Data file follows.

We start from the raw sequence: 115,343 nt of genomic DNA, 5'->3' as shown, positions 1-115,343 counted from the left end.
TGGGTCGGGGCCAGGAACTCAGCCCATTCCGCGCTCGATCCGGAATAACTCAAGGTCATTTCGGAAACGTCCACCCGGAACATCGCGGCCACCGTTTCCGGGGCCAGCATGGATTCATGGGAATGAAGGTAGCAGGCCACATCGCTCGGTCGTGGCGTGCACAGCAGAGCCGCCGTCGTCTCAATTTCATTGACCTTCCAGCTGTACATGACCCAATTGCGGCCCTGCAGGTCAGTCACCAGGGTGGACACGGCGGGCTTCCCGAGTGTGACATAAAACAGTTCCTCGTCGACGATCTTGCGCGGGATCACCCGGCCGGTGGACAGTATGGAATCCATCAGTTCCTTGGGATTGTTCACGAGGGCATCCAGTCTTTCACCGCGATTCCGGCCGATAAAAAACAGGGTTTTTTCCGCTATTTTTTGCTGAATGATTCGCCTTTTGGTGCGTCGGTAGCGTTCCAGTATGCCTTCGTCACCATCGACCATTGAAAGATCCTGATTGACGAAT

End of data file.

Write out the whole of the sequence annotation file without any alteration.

We start from the raw sequence: 115,343 nt of genomic DNA, 5'->3' as shown, positions 1-115,343 counted from the left end.
TGGGTCGGGGCCAGGAACTCAGCCCATTCCGCGCTCGATCCGGAATAACTCAAGGTCATTTCGGAAACGTCCACCCGGAACATCGCGGCCACCGTTTCCGGGGCCAGCATGGATTCATGGGAATGAAGGTAGCAGGCCACATCGCTCGGTCGTGGCGTGCACAGCAGAGCCGCCGTCGTCTCAATTTCATTGACCTTCCAGCTGTACATGACCCAATTGCGGCCCTGCAGGTCAGTCACCAGGGTGGACACGGCGGGCTTCCCGAGTGTGACATAAAACAGTTCCTCGTCGACGATCTTGCGCGGGATCACCCGGCCGGTGGACAGTATGGAATCCATCAGTTCCTTGGGATTGTTCACGAGGGCATCCAGTCTTTCACCGCGATTCCGGCCGATAAAAAACAGGGTTTTTTCCGCTATTTTTTGCTGAATGATTCGCCTTTTGGTGCGTCGGTAGCGTTCCAGTATGCCTTCGTCACCATCGACCATTGAAAGATCCTGATTGACGAAT